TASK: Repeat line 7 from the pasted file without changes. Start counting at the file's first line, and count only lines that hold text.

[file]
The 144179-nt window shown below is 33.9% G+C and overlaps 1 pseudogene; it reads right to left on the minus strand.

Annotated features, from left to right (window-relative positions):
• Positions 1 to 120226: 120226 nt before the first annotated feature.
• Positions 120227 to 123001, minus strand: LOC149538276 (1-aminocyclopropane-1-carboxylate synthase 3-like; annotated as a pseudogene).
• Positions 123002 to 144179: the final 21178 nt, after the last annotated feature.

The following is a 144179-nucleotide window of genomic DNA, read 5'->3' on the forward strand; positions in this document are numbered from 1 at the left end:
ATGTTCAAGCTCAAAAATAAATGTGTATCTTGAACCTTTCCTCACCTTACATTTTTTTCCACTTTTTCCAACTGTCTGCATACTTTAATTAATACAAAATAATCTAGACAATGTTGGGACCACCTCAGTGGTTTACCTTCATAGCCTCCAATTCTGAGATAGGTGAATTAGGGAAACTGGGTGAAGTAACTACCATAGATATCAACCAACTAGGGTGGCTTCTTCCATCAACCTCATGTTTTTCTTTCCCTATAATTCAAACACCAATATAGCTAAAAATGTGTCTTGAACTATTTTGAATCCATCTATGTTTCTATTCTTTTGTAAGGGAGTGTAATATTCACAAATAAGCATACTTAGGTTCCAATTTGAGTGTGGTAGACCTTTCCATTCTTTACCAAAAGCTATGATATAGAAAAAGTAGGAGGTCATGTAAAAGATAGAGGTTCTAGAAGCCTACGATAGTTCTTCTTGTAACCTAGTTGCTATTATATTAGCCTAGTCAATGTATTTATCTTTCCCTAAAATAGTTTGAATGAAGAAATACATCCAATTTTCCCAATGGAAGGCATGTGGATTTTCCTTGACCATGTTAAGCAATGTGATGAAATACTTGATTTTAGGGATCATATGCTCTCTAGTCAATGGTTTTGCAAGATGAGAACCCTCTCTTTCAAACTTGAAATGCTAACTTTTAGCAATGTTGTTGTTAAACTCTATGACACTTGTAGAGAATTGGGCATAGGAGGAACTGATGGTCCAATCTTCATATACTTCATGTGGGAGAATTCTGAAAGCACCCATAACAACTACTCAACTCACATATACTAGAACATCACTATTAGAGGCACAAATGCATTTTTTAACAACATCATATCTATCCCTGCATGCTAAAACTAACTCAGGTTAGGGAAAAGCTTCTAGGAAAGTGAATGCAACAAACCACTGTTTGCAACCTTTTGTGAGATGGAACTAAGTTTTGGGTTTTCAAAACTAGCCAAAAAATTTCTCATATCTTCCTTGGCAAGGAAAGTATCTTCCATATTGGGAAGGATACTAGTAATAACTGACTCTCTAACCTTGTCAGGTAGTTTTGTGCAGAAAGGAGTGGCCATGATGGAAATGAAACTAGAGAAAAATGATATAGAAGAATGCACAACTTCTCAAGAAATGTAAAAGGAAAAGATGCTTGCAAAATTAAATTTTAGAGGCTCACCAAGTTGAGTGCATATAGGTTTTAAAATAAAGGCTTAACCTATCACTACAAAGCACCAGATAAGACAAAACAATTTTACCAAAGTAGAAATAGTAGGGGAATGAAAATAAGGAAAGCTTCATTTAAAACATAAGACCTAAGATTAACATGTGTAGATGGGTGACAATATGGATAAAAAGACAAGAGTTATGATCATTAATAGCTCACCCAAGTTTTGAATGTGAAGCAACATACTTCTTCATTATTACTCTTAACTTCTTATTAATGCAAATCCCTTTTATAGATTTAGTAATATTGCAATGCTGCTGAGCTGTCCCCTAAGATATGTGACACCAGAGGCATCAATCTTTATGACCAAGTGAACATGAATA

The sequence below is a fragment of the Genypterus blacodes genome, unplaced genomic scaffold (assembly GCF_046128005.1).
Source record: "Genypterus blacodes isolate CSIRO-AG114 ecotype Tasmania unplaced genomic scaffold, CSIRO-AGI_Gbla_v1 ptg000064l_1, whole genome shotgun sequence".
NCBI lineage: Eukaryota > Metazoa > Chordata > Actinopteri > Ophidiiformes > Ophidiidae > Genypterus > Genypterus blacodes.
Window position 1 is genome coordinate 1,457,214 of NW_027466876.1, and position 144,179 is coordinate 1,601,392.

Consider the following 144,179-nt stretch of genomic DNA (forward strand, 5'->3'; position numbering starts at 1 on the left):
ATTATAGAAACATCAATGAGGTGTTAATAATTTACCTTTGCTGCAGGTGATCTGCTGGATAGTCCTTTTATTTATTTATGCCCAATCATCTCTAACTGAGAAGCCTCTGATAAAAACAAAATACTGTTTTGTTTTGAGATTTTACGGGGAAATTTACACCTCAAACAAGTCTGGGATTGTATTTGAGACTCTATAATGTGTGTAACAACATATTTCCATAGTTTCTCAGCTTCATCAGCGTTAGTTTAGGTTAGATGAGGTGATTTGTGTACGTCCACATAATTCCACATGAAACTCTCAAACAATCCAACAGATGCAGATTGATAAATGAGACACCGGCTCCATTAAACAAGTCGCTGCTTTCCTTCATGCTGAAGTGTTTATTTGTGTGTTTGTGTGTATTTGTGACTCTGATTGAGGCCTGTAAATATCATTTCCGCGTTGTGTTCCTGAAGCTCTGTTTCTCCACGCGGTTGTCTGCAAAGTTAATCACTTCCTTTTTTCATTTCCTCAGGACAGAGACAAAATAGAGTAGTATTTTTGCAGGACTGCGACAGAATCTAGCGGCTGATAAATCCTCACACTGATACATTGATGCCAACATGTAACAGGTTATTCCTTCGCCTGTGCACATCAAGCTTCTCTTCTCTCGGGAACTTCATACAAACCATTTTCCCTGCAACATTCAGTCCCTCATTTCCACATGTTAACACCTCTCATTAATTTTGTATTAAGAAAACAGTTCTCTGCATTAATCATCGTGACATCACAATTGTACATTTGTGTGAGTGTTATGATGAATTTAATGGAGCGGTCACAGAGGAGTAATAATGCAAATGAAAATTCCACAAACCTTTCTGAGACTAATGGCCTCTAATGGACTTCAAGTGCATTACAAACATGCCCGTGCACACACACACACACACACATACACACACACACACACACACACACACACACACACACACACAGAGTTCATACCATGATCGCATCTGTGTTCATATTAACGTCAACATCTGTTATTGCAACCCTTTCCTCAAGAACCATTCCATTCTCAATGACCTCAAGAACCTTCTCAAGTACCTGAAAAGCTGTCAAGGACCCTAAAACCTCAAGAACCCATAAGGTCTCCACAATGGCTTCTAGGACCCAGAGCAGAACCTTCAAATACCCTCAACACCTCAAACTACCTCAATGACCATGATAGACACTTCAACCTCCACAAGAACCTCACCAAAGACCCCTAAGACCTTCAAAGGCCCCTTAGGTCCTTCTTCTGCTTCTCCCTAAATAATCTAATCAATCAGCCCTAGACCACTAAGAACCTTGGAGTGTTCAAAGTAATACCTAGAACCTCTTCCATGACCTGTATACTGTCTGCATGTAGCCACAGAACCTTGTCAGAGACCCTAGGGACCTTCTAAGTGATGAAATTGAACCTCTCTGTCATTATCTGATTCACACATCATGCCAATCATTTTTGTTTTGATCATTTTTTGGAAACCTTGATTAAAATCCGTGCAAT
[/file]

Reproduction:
ATGTTCAAGCTCAAAAATAAATGTGTATCTTGAACCTTTCCTCACCTTACATTTTTTTCCACTTTTTCCAACTGTCTGCATACTTTAATTAATACAAAATAATCTAGACAATGTTGGGACCACCTCAGTGGTTTACCTTCATAGCCTCCAATTCTGAGATAGGTGAATTAGGGAAACTGGGTGAAGTAACTACCATAGATATCAACCAACTAGGGTGGCTTCTTCCATCAACCTCATGTTTTTCTTTCCCTATAATTCAAACACCAATATAGCTAAAAATGTGTCTTGAACTATTTTGAATCCATCTATGTTTCTATTCTTTTGTAAGGGAGTGTAATATTCACAAATAAGCATACTTAGGTTCCAATTTGAGTGTGGTAGACCTTTCCATTCTTTACCAAAAGCTATGATATAGAAAAAGTAGGAGGTCATGTAAAAGATAGAGGTTCTAGAAGCCTACGATAGTTCTTCTTGTAACCTAGTTGCTATTATATTAGCCTAGTCAATGTATTTATCTTTCCCTAAAATAGTTTGAATGAAGAAATACATCCAATTTTCCCAATGGAAGGCATGTGGATTTTCCTTGACCATGTTAAGCAATGTGATGAAATACTTGATTTTAGGGATCATATGCTCTCTAGTCAATGGTTTTGCAAGATGAGAACCCTCTCTTTCAAACTTGAAATGCTAACTTTTAGCAATGTTGTTGTTAAACTCTATGACACTTGTAGAGAATTGGGCATAGGAGGAACTGATGGTCCAATCTTCATATACTTCATGTGGGAGAATTCTGAAAGCACCCATAACAACTACTCAACTCACATATACTAGAACATCACTATTAGAGGCACAAATGCATTTTTTAACAACATCATATCTATCCCTGCATGCTAAAACTAACTCAGGTTAGGGAAAAGCTTCTAGGAAAGTGAATGCAACAAACCACTGTTTGCAACCTTTTGTGAGATGGAACTAAGTTTTGGGTTTTCAAAACTAGCCAAAAAATTTCTCATATCTTCCTTGGCAAGGAAAGTATCTTCCATATTGGGAAGGATACTAGTAATAACTGACTCTCTAACCTTGTCAGGTAGTTTTGTGCAGAAAGGAGTGGCCATGATGGAAATGAAACTAGAGAAAAATGATATAGAAGAATGCACAACTTCTCAAGAAATGTAAAAGGAAAAGATGCTTGCAAAATTAAATTTTAGAGGCTCACCAAGTTGAGTGCATATAGGTTTTAAAATAAAGGCTTAACCTATCACTACAAAGCACCAGATAAGACAAAACAATTTTACCAAAGTAGAAATAGTAGGGGAATGAAAATAAGGAAAGCTTCATTTAAAACATAAGACCTAAGATTAACATGTGTAGATGGGTGACAATATGGATAAAAAGACAAGAGTTATGATCATTAATAGCTCACCCAAGTTTTGAATGTGAAGCAACATACTTCTTCATTATTACTCTTAACTTCTTATTAATGCAAATCCCTTTTATAGATTTAGTAATATTGCAATGCTGCTGAGCTGTCCCCTAAGATATGTGACACCAGAGGCATCAATCTTTATGACCAAGTGAACATGAATA